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PASS OF THE CRUZ DEL MARQUES.

and sand which cover a great portion of the porphyritic trap and basalt composing the cordillera issued forth.

From my passing observations I should suppose that some of these craters have ejected water as well as fire; and particularly the cone which the traveller leaves to the right in traversing the ridge. It has evidently thrown its lavas on both directions; and report says, that one immense stream proceeding from it, or from a neighbouring cone of the Ajusco chain, may be traced down the successive steps of the table land to the very shore of the Pacific.


In process of time we reached the Cruz del Marques,[1] a solid stone cross erected by Cortez, to indicate the bounds of the territory assigned to him by Montezuma.

The shade of the pine forest, which still clothes a great part of the upper region of the mountain, was grateful to us; at the same time that it was the most perilous part of our voyage, so far as the probability of our being robbed went. We passed, however, without molestation, retaining possession of our watches and purses, and the cherished opinion of our being invincible.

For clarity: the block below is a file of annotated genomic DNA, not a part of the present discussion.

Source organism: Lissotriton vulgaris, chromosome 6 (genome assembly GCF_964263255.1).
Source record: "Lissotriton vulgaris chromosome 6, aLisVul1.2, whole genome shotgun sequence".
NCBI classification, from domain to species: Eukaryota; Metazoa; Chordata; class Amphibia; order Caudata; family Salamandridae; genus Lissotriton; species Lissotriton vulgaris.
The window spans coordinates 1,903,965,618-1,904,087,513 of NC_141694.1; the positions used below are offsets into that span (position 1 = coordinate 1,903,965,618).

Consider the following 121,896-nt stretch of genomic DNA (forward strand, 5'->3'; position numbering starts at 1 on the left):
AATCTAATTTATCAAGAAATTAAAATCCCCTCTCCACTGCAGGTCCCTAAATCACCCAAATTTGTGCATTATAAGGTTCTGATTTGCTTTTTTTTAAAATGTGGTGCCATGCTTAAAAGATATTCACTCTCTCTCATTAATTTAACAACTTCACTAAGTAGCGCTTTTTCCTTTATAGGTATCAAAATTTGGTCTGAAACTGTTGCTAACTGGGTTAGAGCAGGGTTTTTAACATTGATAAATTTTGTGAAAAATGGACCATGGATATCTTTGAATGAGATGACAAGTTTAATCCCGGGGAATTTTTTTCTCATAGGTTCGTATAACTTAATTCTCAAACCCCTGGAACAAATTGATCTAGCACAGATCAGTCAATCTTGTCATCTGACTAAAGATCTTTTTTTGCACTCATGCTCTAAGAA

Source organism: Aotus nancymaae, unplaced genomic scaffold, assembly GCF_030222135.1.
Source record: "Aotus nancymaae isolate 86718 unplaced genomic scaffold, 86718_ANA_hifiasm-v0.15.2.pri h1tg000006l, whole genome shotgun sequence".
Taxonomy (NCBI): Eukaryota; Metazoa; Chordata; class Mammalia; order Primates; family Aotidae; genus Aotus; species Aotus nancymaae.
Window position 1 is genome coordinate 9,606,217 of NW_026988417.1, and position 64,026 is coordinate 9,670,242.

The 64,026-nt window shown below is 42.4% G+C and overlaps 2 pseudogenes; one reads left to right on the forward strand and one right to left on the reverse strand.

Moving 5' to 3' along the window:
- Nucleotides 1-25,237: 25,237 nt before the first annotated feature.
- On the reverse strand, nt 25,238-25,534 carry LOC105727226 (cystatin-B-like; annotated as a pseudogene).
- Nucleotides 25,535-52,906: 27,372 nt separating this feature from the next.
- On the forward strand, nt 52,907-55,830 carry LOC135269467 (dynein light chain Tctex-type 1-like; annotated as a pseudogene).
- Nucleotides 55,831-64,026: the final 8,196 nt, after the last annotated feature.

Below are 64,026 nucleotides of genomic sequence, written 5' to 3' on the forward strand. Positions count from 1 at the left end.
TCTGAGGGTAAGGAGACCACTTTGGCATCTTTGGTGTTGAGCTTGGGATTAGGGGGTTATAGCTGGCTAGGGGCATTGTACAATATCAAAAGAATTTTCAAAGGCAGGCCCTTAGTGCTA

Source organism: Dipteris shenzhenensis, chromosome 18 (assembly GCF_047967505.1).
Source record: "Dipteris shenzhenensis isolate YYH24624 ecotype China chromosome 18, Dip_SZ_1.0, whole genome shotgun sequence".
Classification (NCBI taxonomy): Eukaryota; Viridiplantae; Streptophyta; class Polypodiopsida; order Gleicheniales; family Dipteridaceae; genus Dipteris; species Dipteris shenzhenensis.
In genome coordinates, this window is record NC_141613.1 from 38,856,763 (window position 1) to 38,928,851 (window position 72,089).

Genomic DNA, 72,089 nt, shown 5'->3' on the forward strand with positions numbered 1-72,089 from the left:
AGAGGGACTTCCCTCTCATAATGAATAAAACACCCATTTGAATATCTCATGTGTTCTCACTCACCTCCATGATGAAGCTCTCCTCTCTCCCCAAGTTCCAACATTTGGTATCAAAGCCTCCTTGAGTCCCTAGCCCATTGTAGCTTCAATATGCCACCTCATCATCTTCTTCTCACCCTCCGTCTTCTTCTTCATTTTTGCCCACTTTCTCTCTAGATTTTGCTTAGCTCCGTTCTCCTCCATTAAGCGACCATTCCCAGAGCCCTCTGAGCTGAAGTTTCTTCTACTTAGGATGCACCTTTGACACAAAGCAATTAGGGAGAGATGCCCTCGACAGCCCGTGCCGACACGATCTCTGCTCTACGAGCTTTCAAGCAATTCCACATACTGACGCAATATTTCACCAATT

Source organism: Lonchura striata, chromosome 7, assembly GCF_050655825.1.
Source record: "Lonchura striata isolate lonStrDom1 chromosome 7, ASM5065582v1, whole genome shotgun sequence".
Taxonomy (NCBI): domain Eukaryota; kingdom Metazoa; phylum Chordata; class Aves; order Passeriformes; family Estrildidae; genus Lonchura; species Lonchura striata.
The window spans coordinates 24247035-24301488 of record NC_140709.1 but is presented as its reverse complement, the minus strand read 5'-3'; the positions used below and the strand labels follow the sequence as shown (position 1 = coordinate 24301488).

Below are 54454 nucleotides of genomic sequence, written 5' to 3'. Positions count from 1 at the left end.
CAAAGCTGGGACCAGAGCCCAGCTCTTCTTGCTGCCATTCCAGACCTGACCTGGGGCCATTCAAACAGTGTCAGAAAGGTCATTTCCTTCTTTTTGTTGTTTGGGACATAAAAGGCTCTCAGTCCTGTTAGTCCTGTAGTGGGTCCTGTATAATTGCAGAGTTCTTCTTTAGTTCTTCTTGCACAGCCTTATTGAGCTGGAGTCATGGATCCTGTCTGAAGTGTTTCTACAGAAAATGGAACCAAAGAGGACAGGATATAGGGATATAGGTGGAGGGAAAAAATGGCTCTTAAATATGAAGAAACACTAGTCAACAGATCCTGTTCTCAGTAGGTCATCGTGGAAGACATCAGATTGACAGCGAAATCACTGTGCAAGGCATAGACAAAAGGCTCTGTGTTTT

If, in quitting the valley of Mexico at daybreak, we had to complain of the cold, noon brought with it a degree of heat for which we were quite unprepared, and it grew in intensity as we descended the steep face of the mountain to the southward. The western slopes of the cordillera of Mexico are far more sudden and inclined than those on the side of the gulf, and the consequence is, that by the route we were now following, after a journey of a few hours' travel, you descend to a level, to reach which, on the opposite side, you must travel for several days.

We had not descended far upon the southwestern slope, before we descried the sea of broad and yellow plain, which here formed the second step of the table

  1. About 9,500 feet above the sea.